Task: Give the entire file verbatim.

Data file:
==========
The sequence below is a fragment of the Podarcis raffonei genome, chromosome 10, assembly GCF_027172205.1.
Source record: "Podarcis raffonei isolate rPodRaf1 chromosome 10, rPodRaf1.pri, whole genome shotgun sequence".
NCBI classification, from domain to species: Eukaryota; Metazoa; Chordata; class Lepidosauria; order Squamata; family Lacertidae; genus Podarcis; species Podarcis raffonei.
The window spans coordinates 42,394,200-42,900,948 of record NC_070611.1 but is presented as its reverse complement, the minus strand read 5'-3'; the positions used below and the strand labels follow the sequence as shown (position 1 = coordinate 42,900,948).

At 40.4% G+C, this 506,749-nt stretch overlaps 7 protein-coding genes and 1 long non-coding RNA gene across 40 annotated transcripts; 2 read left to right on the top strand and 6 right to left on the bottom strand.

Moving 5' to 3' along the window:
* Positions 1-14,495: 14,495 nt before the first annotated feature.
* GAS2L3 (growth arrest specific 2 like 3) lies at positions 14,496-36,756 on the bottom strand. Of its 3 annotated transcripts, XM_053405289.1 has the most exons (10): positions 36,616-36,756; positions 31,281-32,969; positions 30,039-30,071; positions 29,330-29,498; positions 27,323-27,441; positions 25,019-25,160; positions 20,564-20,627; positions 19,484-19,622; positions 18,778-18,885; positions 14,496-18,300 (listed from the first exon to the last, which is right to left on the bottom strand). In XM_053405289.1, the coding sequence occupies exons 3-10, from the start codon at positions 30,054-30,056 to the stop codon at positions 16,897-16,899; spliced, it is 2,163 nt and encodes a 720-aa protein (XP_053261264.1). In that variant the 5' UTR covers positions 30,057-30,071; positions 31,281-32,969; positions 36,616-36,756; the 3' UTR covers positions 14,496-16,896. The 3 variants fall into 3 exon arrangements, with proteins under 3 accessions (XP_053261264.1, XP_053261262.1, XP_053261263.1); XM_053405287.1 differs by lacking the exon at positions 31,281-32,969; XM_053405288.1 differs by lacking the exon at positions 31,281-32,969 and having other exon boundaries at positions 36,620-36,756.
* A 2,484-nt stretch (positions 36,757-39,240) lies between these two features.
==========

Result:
The sequence below is a fragment of the Podarcis raffonei genome, chromosome 10, assembly GCF_027172205.1.
Source record: "Podarcis raffonei isolate rPodRaf1 chromosome 10, rPodRaf1.pri, whole genome shotgun sequence".
NCBI classification, from domain to species: Eukaryota; Metazoa; Chordata; class Lepidosauria; order Squamata; family Lacertidae; genus Podarcis; species Podarcis raffonei.
The window spans coordinates 42,394,200-42,900,948 of record NC_070611.1 but is presented as its reverse complement, the minus strand read 5'-3'; the positions used below and the strand labels follow the sequence as shown (position 1 = coordinate 42,900,948).

At 40.4% G+C, this 506,749-nt stretch overlaps 7 protein-coding genes and 1 long non-coding RNA gene across 40 annotated transcripts; 2 read left to right on the top strand and 6 right to left on the bottom strand.

Moving 5' to 3' along the window:
* Positions 1-14,495: 14,495 nt before the first annotated feature.
* GAS2L3 (growth arrest specific 2 like 3) lies at positions 14,496-36,756 on the bottom strand. Of its 3 annotated transcripts, XM_053405289.1 has the most exons (10): positions 36,616-36,756; positions 31,281-32,969; positions 30,039-30,071; positions 29,330-29,498; positions 27,323-27,441; positions 25,019-25,160; positions 20,564-20,627; positions 19,484-19,622; positions 18,778-18,885; positions 14,496-18,300 (listed from the first exon to the last, which is right to left on the bottom strand). In XM_053405289.1, the coding sequence occupies exons 3-10, from the start codon at positions 30,054-30,056 to the stop codon at positions 16,897-16,899; spliced, it is 2,163 nt and encodes a 720-aa protein (XP_053261264.1). In that variant the 5' UTR covers positions 30,057-30,071; positions 31,281-32,969; positions 36,616-36,756; the 3' UTR covers positions 14,496-16,896. The 3 variants fall into 3 exon arrangements, with proteins under 3 accessions (XP_053261264.1, XP_053261262.1, XP_053261263.1); XM_053405287.1 differs by lacking the exon at positions 31,281-32,969; XM_053405288.1 differs by lacking the exon at positions 31,281-32,969 and having other exon boundaries at positions 36,620-36,756.
* A 2,484-nt stretch (positions 36,757-39,240) lies between these two features.